Label-Value (was: Re: Inheriting the @ sign from Ruby)

Daniel Wood daniel at
Tue Dec 12 20:35:04 CET 2000

I'm glad this discussion is happening because I've been learning
python and I'm worried that the bloom is coming off of our romance.
Perhaps if I can be more understanding, our relationship can survive
. . .

scarblac at (Remco Gerlich) writes:

> Integers, longs, complex numbers, strings, functions, tuples, types, floats
> and None are immutable. Most of these are obvious; the number 3 is the
> number 3, why would you change that?!

Here is what I wanted to do.  I have some random parameters, lambda
and beta.  My calculation uses them like so:

plot( lambda, beta )

I'm using pygtk as a widget set.  I have some sliders.  I wanted to
make one of the sliders control lambda and one control beta.  The
control should be scaled by some parameter etc, etc.  Now I could have
a function 

def lambdaCB( val ):
 global lambda
 lambda = val / constant

but instead I thought that I would have a simple class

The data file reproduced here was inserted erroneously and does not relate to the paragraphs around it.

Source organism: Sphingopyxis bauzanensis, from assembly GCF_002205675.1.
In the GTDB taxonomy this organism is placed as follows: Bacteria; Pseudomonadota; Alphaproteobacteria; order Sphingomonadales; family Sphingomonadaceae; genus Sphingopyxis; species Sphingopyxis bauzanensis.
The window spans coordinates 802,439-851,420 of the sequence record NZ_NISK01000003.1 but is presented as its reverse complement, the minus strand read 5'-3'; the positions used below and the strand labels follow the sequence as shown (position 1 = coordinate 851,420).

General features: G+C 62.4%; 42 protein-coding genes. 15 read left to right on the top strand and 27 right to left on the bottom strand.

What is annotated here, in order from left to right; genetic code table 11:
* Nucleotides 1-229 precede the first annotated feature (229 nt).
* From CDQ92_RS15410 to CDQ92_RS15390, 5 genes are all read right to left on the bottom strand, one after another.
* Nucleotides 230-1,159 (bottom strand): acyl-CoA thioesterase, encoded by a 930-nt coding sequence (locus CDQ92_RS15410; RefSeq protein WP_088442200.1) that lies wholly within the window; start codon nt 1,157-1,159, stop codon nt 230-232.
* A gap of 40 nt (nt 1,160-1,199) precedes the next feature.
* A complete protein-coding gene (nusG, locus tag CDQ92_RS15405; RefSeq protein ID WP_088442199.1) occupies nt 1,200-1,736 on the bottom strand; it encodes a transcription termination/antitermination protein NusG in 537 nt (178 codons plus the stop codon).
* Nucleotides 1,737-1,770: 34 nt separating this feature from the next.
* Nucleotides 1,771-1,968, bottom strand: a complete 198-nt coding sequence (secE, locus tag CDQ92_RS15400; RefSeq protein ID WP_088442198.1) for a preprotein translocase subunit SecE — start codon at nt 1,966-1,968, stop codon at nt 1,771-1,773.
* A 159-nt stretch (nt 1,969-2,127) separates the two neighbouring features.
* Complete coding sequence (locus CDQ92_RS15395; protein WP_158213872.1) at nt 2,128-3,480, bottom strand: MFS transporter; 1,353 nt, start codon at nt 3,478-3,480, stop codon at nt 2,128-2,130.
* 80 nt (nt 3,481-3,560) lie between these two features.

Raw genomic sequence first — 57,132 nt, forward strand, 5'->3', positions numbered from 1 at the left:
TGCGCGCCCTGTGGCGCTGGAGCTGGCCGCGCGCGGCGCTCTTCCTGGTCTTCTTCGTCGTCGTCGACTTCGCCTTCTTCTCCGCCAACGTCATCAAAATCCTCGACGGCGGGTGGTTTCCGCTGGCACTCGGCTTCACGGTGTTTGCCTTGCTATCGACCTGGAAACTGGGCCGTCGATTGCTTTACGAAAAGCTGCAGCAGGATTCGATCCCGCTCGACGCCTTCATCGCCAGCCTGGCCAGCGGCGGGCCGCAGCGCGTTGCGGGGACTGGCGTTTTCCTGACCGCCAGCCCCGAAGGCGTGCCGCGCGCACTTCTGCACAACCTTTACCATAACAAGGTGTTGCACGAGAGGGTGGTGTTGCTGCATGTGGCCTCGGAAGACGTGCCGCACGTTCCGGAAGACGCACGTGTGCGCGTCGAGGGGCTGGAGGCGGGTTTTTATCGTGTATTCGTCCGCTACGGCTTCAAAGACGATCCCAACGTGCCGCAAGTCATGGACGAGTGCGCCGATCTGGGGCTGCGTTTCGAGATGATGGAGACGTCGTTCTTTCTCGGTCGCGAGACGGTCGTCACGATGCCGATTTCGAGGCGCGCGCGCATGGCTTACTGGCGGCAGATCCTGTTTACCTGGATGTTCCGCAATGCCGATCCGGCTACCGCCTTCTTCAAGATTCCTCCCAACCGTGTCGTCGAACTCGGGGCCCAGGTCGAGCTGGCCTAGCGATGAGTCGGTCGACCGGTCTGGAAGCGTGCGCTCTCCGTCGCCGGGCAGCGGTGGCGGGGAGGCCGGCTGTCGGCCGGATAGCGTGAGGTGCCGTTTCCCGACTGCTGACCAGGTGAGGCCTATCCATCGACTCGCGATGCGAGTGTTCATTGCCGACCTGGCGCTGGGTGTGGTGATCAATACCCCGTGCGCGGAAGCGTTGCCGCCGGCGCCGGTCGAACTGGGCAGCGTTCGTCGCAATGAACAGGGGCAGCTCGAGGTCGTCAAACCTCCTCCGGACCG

class ScaleCB:
  def __init__( self, variable, scale ):
    self.variable = variable
    self.scale = scale

  def __call__( self, val )
    self.variable = val / self.scale

(then, I can do lots of parameters with nice simple code instead of
bunches of stupid helper functions.

This obviously didn't work.

I *think* that the "pythonic" sol'n appears to be lambda = [ value ]
or some such.  Clearly, one person's hack is another person's idiom,
but I can't convince myself that this doesn't suck.  It seems like
what I want is a better idiom for a "mutable integer".  I guess it
would be something just like an int but with a set method.

(Excessive detail here: I'm using swig and in fact these variables are
part of swig's cvar interface.  The cvar interface appears to use some
sort of __getattr__ and __setattr__ hooks in a very un-pythonic way.
I'm not sure but I *think* that this is because SWIG is trying to
expose mutable floats, ints, etc.  It basically binds a NAME
(e.g. cvar.myvar) to a C language thing instead of some sort of object
living in cvar.myvar that corresponds to a C language thing.  I
believe that the SWIG notes mentions something about this and
basically SWIG wants you to be able to do "cvar.myvar = 10" and get
the C style effect.  This has the sad effect that you can't take the C
language bindings and use them in any way other than with the official
NAME "cvar.etcetc".)

Clues gratefully accepted,

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